Look out for Capeman’s session on in the next few weeks, as we’ll be releasing the sessions recorded by at Desmet Studio’s in Amsterdam last January. partners with Mozilla as it redefines mobile apps

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Hey: we’ve got some exciting news. Pretty soon there’ll be yet another new way of accessing your favorite content—and quite a special one at that. You may have heard about our friends at Mozilla deploying HTML5 web apps on Mozilla Marketplace. Soon, it will be yet another platform where you can get your fix.

We’ve already nailed down lots of great outlets for We’ve recently announced a great new deal with Flingo, allowing you to watch our hi-def vids on your hi-def home entertainment system, and you can also find our videos on Samsung Apps for Android and our songs on Samsung Apps for Bada. We’re working night and day on crafting something really incredible for the iPad. Oh, and did we mention that we have a new website coming along soon?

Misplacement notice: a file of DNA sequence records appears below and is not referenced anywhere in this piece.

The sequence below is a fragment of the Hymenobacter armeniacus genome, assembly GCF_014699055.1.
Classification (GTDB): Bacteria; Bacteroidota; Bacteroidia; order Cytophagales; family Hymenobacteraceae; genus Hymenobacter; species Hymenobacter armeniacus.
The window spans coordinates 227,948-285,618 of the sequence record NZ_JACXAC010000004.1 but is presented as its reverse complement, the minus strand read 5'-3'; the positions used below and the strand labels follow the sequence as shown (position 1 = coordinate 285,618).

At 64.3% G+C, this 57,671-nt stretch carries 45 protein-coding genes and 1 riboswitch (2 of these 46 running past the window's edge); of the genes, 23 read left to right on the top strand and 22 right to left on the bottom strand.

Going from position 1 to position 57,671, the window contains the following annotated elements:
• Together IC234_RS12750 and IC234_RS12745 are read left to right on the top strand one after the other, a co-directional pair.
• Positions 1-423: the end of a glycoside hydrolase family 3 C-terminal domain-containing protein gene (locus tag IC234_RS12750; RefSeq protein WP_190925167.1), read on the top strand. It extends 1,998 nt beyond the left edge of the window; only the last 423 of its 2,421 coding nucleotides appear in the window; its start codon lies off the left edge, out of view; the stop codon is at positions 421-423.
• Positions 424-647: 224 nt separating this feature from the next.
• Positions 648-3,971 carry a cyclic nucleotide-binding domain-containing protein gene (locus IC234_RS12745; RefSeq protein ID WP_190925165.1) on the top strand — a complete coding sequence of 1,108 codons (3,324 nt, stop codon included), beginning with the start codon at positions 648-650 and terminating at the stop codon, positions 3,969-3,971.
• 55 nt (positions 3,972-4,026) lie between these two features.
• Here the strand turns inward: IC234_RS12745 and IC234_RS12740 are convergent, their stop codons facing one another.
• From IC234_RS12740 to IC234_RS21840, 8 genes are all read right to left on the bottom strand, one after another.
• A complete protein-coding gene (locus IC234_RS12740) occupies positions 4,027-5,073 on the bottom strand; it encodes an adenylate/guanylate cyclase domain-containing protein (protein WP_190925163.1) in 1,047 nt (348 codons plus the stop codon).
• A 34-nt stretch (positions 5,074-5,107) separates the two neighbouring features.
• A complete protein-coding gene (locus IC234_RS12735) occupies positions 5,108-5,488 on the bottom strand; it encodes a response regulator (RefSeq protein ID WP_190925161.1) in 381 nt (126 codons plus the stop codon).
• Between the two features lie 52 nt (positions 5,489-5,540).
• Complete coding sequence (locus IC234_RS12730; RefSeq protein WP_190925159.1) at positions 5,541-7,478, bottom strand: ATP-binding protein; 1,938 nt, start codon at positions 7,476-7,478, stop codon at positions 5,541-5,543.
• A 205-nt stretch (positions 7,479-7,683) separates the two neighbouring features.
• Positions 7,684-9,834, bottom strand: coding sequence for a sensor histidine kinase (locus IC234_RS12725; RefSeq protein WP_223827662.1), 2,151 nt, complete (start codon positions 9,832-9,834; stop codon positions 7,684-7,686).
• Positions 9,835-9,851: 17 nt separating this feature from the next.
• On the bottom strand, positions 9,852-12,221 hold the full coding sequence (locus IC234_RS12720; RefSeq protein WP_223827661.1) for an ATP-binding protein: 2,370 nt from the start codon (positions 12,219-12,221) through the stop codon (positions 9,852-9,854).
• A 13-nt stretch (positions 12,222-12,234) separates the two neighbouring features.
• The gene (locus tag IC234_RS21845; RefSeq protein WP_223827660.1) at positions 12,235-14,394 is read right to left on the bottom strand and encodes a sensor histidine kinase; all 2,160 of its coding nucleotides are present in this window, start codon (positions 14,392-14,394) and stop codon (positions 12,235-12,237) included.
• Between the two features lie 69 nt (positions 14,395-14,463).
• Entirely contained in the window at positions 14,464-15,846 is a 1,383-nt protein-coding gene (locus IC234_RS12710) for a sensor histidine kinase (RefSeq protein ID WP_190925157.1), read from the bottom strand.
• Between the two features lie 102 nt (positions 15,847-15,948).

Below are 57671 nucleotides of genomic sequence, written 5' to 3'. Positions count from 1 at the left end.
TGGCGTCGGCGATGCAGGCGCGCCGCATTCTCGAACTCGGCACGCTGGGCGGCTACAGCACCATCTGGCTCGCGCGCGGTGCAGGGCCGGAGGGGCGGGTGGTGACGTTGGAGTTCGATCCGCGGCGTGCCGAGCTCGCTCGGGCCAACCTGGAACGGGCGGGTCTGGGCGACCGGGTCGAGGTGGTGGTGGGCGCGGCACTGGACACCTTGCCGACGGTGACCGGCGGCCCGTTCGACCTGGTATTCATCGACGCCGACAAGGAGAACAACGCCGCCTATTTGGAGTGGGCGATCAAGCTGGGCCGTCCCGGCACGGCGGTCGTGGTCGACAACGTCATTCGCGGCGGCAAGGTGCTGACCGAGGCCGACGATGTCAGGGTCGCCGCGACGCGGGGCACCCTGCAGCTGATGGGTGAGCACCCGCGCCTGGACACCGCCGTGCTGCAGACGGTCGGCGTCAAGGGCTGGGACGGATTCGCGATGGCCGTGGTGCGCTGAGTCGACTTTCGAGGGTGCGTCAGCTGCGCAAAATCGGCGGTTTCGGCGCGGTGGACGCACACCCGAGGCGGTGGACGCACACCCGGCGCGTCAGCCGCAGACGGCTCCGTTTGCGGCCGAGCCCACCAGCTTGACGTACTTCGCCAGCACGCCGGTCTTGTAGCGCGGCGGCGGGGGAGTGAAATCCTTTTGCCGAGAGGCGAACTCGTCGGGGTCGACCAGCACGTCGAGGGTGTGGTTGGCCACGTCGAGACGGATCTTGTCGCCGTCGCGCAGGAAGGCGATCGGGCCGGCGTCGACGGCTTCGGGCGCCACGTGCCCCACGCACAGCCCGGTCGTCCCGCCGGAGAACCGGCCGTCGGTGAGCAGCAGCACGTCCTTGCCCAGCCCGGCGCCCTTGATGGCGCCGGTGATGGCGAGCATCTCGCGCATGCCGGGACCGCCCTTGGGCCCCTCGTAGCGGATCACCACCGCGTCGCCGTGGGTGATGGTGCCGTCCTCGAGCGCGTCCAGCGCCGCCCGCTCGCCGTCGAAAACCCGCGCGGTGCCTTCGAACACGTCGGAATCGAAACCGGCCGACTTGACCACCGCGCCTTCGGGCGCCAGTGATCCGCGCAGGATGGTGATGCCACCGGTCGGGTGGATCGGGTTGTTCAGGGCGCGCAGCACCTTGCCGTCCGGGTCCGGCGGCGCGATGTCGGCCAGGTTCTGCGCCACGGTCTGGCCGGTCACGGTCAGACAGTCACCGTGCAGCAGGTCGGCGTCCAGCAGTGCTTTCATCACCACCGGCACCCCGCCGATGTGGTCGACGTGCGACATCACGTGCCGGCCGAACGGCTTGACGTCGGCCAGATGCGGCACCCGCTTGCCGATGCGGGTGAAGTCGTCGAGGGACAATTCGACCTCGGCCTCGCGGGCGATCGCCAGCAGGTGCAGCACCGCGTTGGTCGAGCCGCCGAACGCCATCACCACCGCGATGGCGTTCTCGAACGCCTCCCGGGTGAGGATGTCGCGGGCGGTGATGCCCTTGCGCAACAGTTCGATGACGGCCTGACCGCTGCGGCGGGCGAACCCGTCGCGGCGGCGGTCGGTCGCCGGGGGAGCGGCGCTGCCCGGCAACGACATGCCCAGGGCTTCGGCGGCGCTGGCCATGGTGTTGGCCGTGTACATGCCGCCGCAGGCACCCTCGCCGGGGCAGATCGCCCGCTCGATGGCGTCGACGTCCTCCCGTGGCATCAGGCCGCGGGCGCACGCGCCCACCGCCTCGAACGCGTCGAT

We’re lucky to work with talented developers, and we always listen up when you tell us what you want. (“When’s your iPhone app coming out?” “Soon!”) But here’s the thing: developing specific products for specific devices and markets takes a lot of time. It’s worth it, sure, because it lets you adapt to the strengths of each device. Yet… How cool would it be if someone could simply make something for the web, and have it work on any device?

Well, that’s exactly what tech pioneers Mozilla are introducing at the Mobile World Conference in Barcelona. It’s a huge trade show, and they’re unveiling something genuinely new for their company. The Mozilla Marketplace has a unique twist: an HTML5 app can be released on any internet-connected platform with zero need for re-coding or re-development.